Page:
Photo: Slide from Paul Conett's talk earlier this year
Anyway nearly £2 billion of private finance initiative (PFI) funding is currently allocated to planned large waste infrastructure projects - a subject I've referred to before. These projects would also require huge amounts of money from council tax payers for decades to come. As Friends of the Earth point out the majority of PFI waste projects are incinerators, which:
- contribute to climate change.
- destroy precious recyclable materials.
- create far fewer jobs than recycling.
- represent very poor value for money for tax payers.
At the moment England dumps and burns over £650 million of valuable resources each year. FoE research shows that if material currently being landfilled or incinerated was recycled instead, it would:
- save money.
- slash emissions equivalent to 6 million cars.
- reduce the need to import materials from abroad.
- create tens of thousands of new UK jobs.
The Government must stop wasting public money on incineration. Send the campaign letter from here.
18th July 2010
Neil Carmichael’s claim that the public-spending disaster facing the country is the result of Labour’s mismanagement (Stroud Life, 14th July, p. 4) is disengenuous at best. I could bore your readers silly with the vast array of data that indicates without the possibility of argument that the massive increase in the size of the deficit results from the banking collapse, but would be grateful if you would publish just this single graph (attached) of public-sector net borrowing between February 2007 and December 2008. It clearly identifies the point at which borrowing started to increase massively: the autumn of 2008, following the collapse of the global banking system.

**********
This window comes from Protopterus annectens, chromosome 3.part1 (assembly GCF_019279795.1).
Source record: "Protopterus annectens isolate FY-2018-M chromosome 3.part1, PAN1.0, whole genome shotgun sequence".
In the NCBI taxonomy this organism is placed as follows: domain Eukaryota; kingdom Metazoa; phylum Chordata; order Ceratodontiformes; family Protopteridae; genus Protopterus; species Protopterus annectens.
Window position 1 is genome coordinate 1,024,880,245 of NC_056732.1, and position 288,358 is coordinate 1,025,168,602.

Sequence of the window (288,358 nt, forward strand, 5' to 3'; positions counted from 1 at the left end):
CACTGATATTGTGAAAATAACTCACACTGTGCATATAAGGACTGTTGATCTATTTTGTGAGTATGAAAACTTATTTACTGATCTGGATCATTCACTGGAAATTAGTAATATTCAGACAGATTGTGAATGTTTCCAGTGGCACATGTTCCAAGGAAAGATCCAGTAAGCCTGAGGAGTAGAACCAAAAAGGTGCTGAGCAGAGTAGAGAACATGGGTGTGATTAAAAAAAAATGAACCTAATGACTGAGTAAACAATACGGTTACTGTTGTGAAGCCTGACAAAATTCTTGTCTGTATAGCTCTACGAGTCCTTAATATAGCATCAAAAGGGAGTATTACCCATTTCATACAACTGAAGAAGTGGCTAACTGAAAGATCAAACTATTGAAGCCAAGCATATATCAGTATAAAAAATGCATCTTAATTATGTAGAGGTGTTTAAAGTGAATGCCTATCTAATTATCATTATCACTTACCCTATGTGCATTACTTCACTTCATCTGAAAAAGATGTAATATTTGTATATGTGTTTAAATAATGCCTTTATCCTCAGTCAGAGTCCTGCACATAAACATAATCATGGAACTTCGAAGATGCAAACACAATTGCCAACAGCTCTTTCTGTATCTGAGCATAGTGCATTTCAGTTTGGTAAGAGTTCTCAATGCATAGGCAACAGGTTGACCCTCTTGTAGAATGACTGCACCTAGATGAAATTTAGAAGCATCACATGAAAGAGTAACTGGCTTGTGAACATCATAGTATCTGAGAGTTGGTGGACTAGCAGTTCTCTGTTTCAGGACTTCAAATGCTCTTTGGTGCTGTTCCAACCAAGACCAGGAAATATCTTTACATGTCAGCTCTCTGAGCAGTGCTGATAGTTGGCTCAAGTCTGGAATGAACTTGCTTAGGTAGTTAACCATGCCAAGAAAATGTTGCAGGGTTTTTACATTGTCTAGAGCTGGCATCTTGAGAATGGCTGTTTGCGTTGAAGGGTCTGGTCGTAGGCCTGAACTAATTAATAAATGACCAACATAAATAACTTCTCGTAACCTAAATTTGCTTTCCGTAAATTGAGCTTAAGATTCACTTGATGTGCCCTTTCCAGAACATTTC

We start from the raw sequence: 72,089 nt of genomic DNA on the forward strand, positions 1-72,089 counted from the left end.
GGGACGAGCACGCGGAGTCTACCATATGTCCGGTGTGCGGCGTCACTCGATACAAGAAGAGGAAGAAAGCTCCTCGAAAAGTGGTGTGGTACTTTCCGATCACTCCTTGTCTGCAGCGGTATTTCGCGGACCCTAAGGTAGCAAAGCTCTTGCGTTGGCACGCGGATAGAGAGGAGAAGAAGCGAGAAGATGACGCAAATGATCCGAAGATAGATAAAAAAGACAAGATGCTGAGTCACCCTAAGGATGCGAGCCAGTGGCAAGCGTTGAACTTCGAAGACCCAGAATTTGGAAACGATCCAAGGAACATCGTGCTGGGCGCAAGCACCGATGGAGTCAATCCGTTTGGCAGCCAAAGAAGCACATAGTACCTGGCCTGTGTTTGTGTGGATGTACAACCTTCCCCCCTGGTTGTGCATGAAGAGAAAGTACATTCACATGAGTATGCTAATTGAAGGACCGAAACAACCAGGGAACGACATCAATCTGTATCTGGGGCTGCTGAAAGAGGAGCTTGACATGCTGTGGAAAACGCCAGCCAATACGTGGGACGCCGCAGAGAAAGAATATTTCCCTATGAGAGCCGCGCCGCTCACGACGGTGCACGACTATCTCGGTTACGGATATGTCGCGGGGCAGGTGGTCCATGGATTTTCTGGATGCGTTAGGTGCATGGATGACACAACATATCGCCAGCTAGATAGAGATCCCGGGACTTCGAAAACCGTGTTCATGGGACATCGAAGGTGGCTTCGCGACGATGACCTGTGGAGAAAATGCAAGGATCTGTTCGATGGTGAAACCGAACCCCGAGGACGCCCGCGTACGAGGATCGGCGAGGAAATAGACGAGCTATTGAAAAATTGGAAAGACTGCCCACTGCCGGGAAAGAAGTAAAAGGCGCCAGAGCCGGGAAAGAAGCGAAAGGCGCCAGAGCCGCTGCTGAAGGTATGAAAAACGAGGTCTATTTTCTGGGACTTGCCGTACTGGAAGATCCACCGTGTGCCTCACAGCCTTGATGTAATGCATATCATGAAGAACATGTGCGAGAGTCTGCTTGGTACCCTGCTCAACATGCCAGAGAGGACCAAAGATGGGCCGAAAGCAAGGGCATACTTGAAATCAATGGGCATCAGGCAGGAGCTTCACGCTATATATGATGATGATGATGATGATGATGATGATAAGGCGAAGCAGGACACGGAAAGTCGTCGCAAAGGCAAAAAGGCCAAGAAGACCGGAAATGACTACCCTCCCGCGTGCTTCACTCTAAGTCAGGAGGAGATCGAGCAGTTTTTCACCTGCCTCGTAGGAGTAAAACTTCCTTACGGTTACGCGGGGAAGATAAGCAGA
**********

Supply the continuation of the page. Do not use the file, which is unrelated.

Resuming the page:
The gap between money in and money out of government coffers arose from three principal causes. First, the hundreds of billions (it is hard to reach a precise figure) that were given to the banks to stop them becoming bankrupt. Second, lost tax revenue because the banking crisis rapidly wreaked havoc on the businesses that make up the our national economy. And third, the money the government spent to protect the real economy –and all our livelihoods. I have many, many criticisms of New Labour’s 13 years in power, but to seek to pretend that they were responsible for this cyclical capitalist collapse is deeply misguided.
The seriousness of the economic situation facing the country takes us beyond the realm of petty party-political point-scoring. Mr Carmichael’s column indicates that either he does not understand the current position, in which case he is not qualified to represent us at Westminster, or he is deliberately seeking to mislead, in which case he is not morally competent to do so.
Yours faithfully, Molly Scott Cato, Green Party Economics Speaker